In my mind I have to do most things perfectly, but I am hardest on myself when it comes to cooking. I love to cook. I’ve said before that cooking is like a meditation for me at times. I enjoy taking a whole Friday afternoon or Sunday and cooking for the week so that we have good, healthy food readily available. I also love to have people over for dinner. I did this regularly when my husband was in law school and we would cram 20 people into our 3 bedroom apartment using any surface available for seating. Whenever I have people over I love to pull out all the stops and just create food magic. Even when things come out very well I am always criticizing my own food. It could be a little more done. It could be less done. I should have braised instead of roasted, or roasted instead of braised, used a higher temperature or a lower temperature.
Now even though I’m a food perfectionist, I’m always fearless when it comes to cooking. Having dinner guests and making something I’ve never made before? HA! No worries here. I shall take that challenge. Knowing what you now know about me and my crazy foodie habits consider the following recipe: 1 perfectionist food nerd, 3 new never-been tried before dishes, in-laws over for dinner for the first time after we got married. Combine! Let’s just say it wasn’t pretty.
I was going to make a Bechemel Vegetable Lasagne using ‘no boil’ lasagne noodles. Basque stewed tomatoes. Spinach salad with warm bacon dressing. That Bechemel lasagne was a monster. Tons of prep for slicing the veggies uber thin, making the bechemel, only to have the noodles burn on the ends and not soften. At all. It was like dry wall between the veggie layers. The tomatoes? Watery tomato gruel. The salad? In my attemps to figure out what in the name of all things Escoffier ( you know, Auguste Escoffier, father of French cooking?) was going on with the lasagne, I let my bacon get too hot. In fact I burned it. Ever eaten burned bacon or better yet thought about using the fat rendered from it as a vinaigrette base? Mmm, mmm, retch! While all this is going on my husband is wondering why I am swearing up a storm. He is blissfully unaware that the whole meal is about to hit the fan. Then the worst thing that could happen happens. Mark’s parents show up. A half an hour early as I’ve learned they are known to do.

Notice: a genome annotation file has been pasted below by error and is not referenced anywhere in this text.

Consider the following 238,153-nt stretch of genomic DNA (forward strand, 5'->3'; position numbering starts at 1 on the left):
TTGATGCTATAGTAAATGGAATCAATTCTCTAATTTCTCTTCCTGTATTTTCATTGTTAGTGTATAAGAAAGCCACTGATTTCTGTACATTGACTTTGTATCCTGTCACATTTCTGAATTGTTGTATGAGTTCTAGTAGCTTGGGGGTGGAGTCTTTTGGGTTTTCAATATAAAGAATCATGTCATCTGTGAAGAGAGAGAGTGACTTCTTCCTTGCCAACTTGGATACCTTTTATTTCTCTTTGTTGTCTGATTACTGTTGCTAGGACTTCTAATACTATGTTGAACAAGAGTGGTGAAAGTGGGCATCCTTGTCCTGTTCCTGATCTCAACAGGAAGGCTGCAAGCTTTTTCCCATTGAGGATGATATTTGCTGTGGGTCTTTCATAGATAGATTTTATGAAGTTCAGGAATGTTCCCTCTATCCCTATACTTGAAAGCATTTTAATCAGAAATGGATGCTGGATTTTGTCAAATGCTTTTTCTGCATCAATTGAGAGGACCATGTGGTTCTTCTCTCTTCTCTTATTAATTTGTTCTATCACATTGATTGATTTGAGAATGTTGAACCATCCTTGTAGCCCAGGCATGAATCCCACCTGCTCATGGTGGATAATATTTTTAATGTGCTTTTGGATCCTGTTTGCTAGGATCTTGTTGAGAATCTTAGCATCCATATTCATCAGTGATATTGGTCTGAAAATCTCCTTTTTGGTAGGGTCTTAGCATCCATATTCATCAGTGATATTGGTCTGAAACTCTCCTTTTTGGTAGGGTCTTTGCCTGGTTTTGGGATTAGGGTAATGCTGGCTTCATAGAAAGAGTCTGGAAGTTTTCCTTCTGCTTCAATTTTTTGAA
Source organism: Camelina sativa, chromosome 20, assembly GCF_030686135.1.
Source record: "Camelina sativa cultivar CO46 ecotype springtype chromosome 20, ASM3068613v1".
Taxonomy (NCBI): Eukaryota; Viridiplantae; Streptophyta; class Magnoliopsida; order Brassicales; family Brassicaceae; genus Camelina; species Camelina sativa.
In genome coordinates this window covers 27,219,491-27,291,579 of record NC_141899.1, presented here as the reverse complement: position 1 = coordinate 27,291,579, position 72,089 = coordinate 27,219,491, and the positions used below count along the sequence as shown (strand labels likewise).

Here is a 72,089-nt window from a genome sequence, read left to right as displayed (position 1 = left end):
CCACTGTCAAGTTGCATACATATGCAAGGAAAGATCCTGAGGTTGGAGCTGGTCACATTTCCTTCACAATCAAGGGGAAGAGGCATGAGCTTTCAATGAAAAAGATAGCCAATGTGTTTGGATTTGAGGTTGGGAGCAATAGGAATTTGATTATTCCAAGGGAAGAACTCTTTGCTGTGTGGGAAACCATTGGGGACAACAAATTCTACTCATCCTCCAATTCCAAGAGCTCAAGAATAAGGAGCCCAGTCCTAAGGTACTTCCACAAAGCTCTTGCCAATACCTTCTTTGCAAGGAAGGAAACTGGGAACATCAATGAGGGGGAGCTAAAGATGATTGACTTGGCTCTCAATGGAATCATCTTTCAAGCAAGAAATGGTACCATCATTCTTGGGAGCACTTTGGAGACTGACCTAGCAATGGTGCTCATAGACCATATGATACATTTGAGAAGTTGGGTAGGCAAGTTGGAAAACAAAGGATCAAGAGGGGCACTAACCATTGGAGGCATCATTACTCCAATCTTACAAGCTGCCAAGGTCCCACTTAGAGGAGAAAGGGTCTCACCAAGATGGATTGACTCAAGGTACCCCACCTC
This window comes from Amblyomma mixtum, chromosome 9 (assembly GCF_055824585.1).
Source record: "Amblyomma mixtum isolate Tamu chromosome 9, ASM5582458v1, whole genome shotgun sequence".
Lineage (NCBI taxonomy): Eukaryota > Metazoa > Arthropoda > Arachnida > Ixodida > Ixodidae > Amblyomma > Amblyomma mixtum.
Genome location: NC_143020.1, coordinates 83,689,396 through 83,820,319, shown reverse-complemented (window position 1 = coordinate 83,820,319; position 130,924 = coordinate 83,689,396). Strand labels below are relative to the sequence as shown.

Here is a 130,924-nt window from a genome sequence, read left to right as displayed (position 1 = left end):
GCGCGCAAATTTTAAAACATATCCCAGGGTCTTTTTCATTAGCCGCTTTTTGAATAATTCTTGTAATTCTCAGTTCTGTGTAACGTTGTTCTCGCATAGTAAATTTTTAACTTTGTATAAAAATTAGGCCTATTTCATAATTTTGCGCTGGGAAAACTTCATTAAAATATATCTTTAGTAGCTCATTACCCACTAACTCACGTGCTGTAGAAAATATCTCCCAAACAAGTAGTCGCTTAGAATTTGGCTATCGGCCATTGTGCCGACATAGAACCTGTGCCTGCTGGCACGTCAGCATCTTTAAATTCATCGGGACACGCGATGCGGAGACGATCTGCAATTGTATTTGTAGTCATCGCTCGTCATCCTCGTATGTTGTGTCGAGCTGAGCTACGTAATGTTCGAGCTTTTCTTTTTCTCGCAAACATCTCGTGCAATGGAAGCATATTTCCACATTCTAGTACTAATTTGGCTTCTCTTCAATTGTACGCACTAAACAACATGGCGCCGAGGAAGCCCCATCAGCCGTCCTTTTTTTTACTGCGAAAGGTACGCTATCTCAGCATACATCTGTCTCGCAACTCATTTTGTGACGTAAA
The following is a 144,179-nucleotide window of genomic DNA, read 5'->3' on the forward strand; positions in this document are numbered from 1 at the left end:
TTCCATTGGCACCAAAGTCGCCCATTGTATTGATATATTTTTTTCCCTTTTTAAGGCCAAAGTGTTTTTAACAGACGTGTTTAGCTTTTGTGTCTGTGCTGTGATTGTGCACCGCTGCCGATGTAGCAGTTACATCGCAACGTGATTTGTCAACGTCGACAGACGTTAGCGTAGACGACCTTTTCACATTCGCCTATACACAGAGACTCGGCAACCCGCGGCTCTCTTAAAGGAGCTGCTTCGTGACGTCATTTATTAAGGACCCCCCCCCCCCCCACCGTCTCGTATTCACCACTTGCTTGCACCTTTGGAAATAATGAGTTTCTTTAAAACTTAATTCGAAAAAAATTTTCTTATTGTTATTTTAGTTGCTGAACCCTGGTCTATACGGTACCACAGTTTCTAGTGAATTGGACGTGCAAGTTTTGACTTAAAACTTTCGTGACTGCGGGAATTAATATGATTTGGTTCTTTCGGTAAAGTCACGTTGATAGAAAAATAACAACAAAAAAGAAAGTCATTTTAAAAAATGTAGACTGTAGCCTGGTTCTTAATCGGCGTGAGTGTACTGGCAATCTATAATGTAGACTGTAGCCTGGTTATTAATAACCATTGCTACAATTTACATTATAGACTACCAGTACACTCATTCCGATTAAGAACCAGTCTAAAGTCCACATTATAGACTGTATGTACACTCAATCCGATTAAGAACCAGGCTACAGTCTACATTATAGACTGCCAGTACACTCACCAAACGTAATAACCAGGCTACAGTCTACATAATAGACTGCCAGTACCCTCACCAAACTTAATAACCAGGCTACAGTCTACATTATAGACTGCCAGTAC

At this point I am very upset and on the verge of losing it. When I proceed to drop the whole bowl of salad on the floor the crack is audible as I hit my breaking point. I leave the salad on the floor, the tomatoes on the stove, and the lasagne mocks me from the counter as I walk into the back bedroom, proceed to lie face down on the floor like a 4 year old and bury my face in my hands and cry. My husband comes to find me. I will not get up from the floor. I will not come out of the bedroom. I am mortified. Mark’s parents are completely unaware of the situation. Between hitching sobs I tell Mark everything is ruined. I am embarrassed to face my in-laws who at this point I’m sure are thinking I am off my rocker and going to stick my head in the oven. We can’t order pizza as my mother in law has some severe food allergies. I have nothing for back up. I am completely and utterly defeated by this meal.
Eventually I slink out of the bedroom. My mother in law is cleaning up salad and my husband gets my coat and tells me we’re going out to eat. Mercifully he’s thrown the whole meal in the trash. Mark is trying not to laugh at me – not the cooking catastrophe, but my reaction. And in retrospect it’s pretty hilarious. Imagine me lying facedown in a dress and wearing an apron and crying into my hands? Over dinner? Perfectionism has it’s price in the ego department, especailly when things don’t go as planned. I’ve since tried to let go of those tendencies. And I’ve never made bechemel vegetable lasagne again.
See you in class and the studio!